Jason Kessler applies for ‘Unite the Right 2’ rally permit in D.C.
The racist "alt-right" figure who organized the deadly “Unite the Right” rally in Charlottesville, Virginia, in August 2017 is proposing to mark the anniversary with a second gathering — this time in Washington, D.C.
Jason Kessler has applied to hold a “white civil rights” rally at Lafayette Square Park, which is across the street from the White House, on August 11 and Aug. 12. That would mark the one-year anniversary of the first rally in Charlottesville, Virginia, in which a counter-protester and two police officers died.
The D.C. rally is one of two that Kessler is planning for that weekend.
Kessler is also seeking to hold a rally at Emancipation Park, which features a statue of Robert E. Lee, near downtown Charlottesville. That was the site of the first “Unite the Right” rally in 2017.
On the unitetherightrally.com website, Kessler has posted suggestions and rules for those attending the two gatherings.
"Our preference is that you come prepared to demonstrate in TWO RALLIES: Charlottesville and Washington DC. Try to factor in a late Sunday night into your travel arrangements,” Kessler wrote.
The Washington, D.C., rally is expected to draw about 400 people to the seven-acre park, Kessler estimated.
The National Park Service, which oversees Lafayette Square, did not immediately return messages inquiring about the permit request. On the alt-right social media site Gab, Kessler said the D.C. rally had been approved.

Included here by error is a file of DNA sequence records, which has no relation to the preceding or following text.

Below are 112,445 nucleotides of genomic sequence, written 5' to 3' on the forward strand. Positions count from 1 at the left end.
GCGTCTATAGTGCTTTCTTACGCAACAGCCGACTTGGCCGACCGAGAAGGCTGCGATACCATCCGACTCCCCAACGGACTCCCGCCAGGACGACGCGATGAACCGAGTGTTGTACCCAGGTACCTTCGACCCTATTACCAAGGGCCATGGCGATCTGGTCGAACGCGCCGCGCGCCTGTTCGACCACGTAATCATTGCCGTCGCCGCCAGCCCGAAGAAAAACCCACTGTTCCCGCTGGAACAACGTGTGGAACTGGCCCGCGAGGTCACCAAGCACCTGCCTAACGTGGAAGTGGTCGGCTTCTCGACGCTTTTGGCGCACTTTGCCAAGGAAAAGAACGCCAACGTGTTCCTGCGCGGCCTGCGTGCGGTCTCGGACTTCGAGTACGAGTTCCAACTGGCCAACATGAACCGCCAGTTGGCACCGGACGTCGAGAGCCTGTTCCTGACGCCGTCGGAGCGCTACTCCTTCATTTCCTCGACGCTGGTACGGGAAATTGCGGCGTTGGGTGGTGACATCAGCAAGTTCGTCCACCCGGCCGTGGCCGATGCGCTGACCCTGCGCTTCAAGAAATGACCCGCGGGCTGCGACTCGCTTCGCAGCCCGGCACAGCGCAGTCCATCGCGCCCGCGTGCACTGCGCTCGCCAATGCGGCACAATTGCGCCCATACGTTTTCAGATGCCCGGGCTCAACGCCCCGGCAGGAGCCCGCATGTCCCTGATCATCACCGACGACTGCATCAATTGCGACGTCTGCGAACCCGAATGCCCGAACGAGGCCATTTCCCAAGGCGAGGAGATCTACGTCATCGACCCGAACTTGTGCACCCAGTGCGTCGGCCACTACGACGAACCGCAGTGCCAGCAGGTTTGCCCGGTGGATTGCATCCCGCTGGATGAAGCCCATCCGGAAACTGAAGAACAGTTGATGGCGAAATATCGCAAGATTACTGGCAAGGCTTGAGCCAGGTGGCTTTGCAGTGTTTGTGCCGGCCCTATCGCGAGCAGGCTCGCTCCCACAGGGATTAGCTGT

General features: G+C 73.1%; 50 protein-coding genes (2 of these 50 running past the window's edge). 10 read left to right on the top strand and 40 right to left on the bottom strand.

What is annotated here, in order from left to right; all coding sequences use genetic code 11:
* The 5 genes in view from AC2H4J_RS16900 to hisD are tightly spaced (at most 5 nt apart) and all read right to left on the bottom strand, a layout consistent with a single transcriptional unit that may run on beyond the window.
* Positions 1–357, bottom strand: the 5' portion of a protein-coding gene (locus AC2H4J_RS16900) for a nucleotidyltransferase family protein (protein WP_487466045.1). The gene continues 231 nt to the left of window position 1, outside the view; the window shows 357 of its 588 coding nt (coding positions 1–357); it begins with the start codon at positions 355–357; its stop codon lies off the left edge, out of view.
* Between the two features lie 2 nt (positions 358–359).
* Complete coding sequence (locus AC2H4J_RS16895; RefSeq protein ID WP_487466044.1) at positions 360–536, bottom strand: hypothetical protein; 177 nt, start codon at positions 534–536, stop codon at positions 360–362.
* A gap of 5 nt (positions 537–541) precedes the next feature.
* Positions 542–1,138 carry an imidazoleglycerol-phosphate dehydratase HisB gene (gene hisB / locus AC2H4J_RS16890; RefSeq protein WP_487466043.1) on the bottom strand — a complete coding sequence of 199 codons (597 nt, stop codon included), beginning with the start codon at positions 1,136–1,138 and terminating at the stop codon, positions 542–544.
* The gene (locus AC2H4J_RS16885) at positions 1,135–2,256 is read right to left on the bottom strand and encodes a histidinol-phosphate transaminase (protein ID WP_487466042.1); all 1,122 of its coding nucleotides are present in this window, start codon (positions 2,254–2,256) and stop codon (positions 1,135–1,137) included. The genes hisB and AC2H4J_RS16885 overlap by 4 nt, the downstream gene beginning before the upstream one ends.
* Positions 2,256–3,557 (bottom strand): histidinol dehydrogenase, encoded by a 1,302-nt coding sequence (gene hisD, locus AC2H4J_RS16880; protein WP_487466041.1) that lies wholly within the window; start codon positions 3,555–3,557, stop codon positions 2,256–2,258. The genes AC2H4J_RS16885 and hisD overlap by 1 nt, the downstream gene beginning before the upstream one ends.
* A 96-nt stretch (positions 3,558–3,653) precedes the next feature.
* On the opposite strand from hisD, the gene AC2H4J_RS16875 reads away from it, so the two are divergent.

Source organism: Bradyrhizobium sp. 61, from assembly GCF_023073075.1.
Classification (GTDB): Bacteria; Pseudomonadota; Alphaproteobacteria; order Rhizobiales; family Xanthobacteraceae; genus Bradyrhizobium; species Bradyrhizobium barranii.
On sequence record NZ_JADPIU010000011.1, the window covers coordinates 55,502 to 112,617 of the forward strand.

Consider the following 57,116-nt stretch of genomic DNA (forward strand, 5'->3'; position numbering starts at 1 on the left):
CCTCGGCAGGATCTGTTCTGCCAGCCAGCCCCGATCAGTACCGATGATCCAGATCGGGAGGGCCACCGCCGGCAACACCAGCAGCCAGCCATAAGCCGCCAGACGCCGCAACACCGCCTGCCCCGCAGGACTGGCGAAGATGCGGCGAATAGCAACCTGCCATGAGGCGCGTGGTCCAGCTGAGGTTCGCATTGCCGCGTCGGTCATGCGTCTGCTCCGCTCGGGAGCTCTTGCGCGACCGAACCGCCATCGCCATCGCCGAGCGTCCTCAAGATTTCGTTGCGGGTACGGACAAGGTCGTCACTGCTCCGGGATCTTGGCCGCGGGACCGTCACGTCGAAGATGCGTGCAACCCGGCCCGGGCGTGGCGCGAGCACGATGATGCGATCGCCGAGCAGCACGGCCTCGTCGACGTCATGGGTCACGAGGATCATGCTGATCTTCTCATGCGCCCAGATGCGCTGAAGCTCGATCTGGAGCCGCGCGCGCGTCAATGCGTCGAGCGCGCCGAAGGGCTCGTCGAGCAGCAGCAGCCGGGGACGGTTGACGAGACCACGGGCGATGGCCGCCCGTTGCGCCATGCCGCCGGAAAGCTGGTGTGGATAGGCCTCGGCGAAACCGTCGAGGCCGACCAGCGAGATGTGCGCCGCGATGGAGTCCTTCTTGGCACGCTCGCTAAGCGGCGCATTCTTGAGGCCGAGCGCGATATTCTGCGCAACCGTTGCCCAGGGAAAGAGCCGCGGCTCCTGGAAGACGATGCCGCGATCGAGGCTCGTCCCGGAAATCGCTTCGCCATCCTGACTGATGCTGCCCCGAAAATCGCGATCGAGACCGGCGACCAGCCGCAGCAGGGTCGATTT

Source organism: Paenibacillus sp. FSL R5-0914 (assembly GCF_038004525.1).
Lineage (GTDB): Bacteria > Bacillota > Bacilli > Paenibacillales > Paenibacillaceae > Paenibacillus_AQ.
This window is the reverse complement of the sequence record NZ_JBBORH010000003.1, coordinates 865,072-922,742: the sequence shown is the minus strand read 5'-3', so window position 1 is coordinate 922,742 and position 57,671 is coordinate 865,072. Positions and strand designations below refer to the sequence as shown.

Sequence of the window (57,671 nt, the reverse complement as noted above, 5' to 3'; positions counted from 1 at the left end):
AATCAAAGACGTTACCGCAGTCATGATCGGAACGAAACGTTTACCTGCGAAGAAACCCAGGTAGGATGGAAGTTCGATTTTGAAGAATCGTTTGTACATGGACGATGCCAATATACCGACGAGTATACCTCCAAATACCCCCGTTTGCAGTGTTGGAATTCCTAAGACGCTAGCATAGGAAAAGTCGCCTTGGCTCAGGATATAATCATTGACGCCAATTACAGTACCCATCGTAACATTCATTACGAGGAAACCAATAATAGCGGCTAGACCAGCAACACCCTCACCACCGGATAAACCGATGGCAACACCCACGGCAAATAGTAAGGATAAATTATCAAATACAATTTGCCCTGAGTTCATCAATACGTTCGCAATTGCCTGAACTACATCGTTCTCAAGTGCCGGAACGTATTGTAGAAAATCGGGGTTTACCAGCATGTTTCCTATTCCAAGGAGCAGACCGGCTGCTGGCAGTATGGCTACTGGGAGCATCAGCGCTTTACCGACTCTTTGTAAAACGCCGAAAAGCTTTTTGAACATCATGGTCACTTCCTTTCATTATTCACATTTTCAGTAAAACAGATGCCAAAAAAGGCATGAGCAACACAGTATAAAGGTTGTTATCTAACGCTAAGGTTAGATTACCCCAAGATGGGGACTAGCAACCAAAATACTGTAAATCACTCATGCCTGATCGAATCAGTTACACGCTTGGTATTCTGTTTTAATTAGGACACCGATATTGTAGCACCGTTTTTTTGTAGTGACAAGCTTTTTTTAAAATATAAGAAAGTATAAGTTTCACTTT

Both rallies are expected to draw counter-protests.
On the application, Kessler said “Antifa affiliated groups” would try to disrupt the D.C. rally.
Kessler wrote on the rally website that those in attendance should stay together and stay away from dangerous situations.
“No one should have to fight through a mob of armed Communists to enter a public park and express their Constitutional rights,” Kessler wrote. “DO BUY A BODYCAM RIGHT NOW. WEARING A BODYCAM IS MANDATORY.”
In both cases, Kessler plans to have attendees meet at rally points, then march on the designated parks.
The original Unite the Right rally in Virginia featured a torch-lit march around the University of Virginia where white men in polo shirts and khakis chanted “Jews will not replace us.”
The rally the next day devolved into armed neo-Nazis, white separatists and white supremacists challenging counter-protesters in a series of increasingly violent confrontations.
A counter-protester, 32-year-old Heather Heyer, died in Charlottesville and multiple others were injured when James Alex Fields, Jr., an Ohio man in the city to take part in the rally, allegedly gunned his car down a narrow street and struck the counter-protesters.
The site where Heyer was killed has become a memorial with people leaving chalk-written messages on the brick walls of businesses on either side of the street.
Fields is awaiting trial on a charge of first-degree murder and multiple civil lawsuits are pending against participants in the rally.
Some alt-right groups have settled litigation with the city, agreeing not to return to Charlottesville to take part in any future armed protests.
And, a federal judge is weighing whether to let a lawsuit against multiple Unite the Right participants go forward.